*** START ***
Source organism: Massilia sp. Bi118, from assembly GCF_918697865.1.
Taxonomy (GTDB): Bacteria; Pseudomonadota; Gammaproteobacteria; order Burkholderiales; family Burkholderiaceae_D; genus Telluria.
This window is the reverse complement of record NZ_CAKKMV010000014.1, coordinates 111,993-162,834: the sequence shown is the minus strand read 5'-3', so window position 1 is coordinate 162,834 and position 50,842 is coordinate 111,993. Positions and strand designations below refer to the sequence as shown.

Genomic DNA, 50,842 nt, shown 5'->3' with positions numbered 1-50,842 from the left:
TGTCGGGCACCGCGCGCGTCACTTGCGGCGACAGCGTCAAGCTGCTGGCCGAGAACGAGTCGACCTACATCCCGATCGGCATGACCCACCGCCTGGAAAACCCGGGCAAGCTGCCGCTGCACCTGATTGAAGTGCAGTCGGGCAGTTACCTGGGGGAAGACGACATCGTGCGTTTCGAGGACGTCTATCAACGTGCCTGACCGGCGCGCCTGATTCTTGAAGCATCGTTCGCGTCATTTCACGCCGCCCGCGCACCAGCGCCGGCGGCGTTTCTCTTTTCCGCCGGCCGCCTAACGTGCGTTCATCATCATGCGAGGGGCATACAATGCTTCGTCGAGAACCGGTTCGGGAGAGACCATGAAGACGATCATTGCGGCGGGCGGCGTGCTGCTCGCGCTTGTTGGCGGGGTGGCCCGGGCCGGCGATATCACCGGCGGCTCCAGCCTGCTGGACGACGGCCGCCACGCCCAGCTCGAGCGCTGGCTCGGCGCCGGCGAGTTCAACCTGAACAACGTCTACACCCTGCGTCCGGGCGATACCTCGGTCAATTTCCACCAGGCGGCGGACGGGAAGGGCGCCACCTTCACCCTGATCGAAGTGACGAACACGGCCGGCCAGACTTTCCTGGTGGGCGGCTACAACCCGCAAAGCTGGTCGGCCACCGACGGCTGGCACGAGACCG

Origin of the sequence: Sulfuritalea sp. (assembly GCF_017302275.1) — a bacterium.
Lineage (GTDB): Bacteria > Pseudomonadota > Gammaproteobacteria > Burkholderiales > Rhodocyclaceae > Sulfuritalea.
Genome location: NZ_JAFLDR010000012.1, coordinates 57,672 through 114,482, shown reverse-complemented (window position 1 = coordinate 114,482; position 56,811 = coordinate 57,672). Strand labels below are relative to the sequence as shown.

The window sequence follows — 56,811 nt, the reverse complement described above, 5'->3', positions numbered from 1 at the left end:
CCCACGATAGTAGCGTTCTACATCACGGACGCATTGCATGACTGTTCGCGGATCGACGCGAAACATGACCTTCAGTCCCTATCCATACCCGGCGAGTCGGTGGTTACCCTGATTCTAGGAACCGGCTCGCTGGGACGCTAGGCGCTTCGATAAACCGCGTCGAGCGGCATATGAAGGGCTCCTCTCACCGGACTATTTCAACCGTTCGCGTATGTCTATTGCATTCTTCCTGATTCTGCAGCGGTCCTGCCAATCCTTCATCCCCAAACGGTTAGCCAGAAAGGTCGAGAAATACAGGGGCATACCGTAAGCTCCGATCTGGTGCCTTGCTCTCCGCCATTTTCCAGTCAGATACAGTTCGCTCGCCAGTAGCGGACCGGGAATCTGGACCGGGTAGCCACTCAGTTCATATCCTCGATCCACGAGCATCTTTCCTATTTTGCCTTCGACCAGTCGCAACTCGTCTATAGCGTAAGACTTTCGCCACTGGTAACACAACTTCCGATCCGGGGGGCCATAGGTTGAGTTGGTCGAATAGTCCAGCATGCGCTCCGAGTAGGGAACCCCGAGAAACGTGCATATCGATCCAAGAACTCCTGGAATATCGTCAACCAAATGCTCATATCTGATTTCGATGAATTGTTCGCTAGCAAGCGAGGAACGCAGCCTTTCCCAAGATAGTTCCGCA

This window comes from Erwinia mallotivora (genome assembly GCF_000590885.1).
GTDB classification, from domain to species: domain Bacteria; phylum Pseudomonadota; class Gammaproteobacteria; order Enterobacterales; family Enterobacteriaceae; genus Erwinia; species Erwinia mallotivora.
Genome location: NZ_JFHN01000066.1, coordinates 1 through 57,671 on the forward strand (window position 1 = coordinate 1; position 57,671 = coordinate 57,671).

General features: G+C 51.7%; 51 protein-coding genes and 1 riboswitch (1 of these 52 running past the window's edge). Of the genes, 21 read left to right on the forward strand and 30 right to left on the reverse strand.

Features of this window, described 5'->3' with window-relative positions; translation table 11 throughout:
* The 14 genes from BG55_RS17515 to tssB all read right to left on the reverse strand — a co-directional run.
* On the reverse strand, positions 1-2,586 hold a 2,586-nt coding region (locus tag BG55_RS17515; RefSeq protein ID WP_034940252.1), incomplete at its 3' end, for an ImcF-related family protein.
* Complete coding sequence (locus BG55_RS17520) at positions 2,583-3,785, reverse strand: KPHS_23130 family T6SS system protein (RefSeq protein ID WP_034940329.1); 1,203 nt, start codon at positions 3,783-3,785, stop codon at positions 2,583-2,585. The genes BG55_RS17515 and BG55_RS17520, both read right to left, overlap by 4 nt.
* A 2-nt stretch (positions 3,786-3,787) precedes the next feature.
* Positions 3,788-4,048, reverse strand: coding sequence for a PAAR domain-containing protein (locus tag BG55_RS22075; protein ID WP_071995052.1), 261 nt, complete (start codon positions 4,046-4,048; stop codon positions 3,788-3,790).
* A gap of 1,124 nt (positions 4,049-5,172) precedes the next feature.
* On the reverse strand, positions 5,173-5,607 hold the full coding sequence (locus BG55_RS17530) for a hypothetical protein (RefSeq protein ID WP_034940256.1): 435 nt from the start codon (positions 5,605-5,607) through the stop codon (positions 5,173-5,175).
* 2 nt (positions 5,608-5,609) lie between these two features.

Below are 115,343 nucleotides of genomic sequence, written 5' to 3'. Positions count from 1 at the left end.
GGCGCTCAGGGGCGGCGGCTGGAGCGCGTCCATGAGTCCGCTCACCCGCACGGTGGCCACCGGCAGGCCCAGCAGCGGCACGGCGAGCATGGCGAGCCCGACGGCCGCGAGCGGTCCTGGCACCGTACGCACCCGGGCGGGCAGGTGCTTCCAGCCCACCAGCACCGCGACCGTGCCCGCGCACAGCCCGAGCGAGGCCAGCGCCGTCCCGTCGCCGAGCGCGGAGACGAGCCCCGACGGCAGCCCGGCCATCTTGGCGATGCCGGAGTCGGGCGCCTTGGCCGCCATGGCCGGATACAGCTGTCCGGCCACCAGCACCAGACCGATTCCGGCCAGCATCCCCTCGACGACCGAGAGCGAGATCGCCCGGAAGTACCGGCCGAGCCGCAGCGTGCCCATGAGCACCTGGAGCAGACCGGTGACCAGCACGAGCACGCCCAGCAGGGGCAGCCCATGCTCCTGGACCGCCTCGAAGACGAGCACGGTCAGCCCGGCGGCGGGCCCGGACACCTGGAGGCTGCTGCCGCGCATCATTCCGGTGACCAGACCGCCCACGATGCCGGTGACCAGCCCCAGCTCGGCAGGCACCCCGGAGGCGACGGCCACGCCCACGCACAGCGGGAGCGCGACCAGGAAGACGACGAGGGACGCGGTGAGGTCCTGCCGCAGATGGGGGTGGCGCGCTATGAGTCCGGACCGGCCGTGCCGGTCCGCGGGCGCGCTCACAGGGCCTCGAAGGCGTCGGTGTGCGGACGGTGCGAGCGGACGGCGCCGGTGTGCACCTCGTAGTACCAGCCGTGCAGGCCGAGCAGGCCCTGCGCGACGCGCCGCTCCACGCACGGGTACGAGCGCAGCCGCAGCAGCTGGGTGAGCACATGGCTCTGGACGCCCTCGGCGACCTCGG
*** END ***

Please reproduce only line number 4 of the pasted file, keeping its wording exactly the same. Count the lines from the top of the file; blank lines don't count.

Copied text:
Genomic DNA, 50,842 nt, shown 5'->3' with positions numbered 1-50,842 from the left: